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Financial Support for Reentry

Financial Support for Reentry

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Financial Support for Reentry

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  1. Financial Support for Reentry June, 2007 NC-DOC Capacity Building Training

  2. Agenda • Welcome & Introduction • Criminal Justice Snapshot • Profile & Needs of (ex-) offenders • Funding Landscape • Source of Funds • Use of Funds • Planning for Support • Funding Opportunities & Fundraising Strategies • Recommendations to Potential Grantees • Recommendations to Potential Donors • Question & Answer

  3. Introduction to RSI Reentry Strategies Institute (RSI) is the only national criminal justice intermediary explicitly focused on reentry. Our goal is to be the most comprehensive and trusted resource of information on reentry for key decision makers (e.g. community organizations, businesses, philanthropists and government officials). Through the provision of training, networking and best practice, RSI seeks to facilitate a national dialogue on reentry and generate human and financial support for formerly incarcerated people and their local communities. To this end, we have created the Reentry Donors Network (RDN). The mission of RDN is to increase the financial resources to support criminal justice and reentry. We accomplish this task by engaging our members through peer-to-peer exchange, regional and national events, and through on- and offline programming that supports creative collaborations. We seek to create an ecosystem that supports reentry and criminal justice.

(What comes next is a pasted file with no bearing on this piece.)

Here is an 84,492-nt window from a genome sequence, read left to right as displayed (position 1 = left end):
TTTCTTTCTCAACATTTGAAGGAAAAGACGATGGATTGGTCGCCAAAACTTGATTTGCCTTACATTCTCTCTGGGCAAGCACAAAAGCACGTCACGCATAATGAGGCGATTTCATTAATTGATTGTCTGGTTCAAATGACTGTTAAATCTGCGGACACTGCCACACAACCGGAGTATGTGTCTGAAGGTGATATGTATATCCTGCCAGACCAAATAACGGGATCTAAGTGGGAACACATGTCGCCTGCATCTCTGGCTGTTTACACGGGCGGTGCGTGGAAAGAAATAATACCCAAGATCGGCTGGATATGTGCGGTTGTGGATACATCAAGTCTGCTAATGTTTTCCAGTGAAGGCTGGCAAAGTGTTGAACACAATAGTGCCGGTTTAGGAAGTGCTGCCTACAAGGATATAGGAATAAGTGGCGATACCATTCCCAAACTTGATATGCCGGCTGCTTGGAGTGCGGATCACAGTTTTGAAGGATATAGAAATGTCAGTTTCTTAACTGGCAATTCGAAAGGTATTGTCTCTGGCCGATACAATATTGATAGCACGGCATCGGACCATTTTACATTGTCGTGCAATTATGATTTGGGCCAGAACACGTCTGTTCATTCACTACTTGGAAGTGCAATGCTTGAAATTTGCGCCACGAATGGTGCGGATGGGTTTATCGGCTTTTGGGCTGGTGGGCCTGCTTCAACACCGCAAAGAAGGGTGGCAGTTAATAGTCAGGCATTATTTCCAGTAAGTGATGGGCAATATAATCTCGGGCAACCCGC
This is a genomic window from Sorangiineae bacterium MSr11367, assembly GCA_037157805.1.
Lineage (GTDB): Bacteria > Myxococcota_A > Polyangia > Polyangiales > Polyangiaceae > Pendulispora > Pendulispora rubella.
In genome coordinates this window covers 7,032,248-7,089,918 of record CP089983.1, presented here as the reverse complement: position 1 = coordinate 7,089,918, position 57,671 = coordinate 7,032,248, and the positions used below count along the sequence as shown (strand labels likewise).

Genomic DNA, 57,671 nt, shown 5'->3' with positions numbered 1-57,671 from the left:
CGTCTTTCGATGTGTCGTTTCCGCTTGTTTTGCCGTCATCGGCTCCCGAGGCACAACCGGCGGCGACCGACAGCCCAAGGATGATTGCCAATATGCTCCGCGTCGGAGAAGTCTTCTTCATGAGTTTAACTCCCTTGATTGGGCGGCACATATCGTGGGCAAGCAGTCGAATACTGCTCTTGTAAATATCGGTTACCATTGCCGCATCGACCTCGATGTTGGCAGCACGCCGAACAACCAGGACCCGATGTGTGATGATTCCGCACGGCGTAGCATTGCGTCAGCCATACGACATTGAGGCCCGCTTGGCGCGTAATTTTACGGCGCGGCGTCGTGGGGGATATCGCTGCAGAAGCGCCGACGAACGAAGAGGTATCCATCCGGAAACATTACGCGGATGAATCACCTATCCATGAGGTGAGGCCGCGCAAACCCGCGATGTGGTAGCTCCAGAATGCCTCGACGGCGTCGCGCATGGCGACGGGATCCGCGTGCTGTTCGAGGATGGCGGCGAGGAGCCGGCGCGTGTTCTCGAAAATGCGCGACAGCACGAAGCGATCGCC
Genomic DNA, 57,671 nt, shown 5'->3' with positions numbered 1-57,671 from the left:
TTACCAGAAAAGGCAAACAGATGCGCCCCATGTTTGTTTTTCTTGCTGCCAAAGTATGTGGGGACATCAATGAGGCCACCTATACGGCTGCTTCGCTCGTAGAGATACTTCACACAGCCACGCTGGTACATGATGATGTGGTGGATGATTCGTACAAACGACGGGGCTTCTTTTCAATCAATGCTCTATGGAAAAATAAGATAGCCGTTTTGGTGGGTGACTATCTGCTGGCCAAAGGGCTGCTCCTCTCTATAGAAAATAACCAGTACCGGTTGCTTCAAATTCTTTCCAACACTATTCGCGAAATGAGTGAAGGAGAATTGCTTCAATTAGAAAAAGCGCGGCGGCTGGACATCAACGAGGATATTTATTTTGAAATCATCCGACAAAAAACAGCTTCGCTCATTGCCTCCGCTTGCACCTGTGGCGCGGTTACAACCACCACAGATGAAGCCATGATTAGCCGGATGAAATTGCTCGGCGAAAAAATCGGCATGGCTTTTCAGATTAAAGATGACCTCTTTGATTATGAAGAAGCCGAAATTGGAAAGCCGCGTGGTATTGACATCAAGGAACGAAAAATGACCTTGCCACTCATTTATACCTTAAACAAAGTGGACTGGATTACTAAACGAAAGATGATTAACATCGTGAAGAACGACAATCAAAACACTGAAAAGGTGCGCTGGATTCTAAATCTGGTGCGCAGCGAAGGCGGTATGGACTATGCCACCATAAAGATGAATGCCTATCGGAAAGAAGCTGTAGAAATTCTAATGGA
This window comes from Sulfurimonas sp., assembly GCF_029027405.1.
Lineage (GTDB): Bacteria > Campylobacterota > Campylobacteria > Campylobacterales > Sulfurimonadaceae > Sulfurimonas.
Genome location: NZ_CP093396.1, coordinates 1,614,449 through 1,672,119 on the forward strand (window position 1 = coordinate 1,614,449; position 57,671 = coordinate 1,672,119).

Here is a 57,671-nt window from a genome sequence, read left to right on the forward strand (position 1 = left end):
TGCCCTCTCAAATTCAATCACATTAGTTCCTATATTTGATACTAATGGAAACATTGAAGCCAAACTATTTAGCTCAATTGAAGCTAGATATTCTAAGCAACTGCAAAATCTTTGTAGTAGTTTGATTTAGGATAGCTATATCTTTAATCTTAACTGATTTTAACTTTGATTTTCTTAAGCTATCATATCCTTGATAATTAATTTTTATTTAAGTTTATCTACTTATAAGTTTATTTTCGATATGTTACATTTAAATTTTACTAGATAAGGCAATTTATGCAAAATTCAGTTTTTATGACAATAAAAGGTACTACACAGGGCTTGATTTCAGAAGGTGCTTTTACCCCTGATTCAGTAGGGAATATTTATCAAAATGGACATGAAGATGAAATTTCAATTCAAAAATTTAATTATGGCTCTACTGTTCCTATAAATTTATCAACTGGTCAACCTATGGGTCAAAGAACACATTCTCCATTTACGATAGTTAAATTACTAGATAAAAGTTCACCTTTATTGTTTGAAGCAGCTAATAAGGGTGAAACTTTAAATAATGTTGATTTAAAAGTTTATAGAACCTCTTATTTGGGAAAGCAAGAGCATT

4. Criminal Justice Snapshot • Globally, their are 8,750,000, people currently incarcerated throughout the world. • United States accounts for 4.6% of the world's global population, but is number one country in terms of incarcerated populations with over 22% of the world's global incarceration rate. • The U.S. incarcerates on average 1,348 males and 123 females per 100,000 United States prisoners. • The average cost of incarceration to American society is $60 billion annually or $22,000 per individual nationwide and a high of $36,000 per individual in California.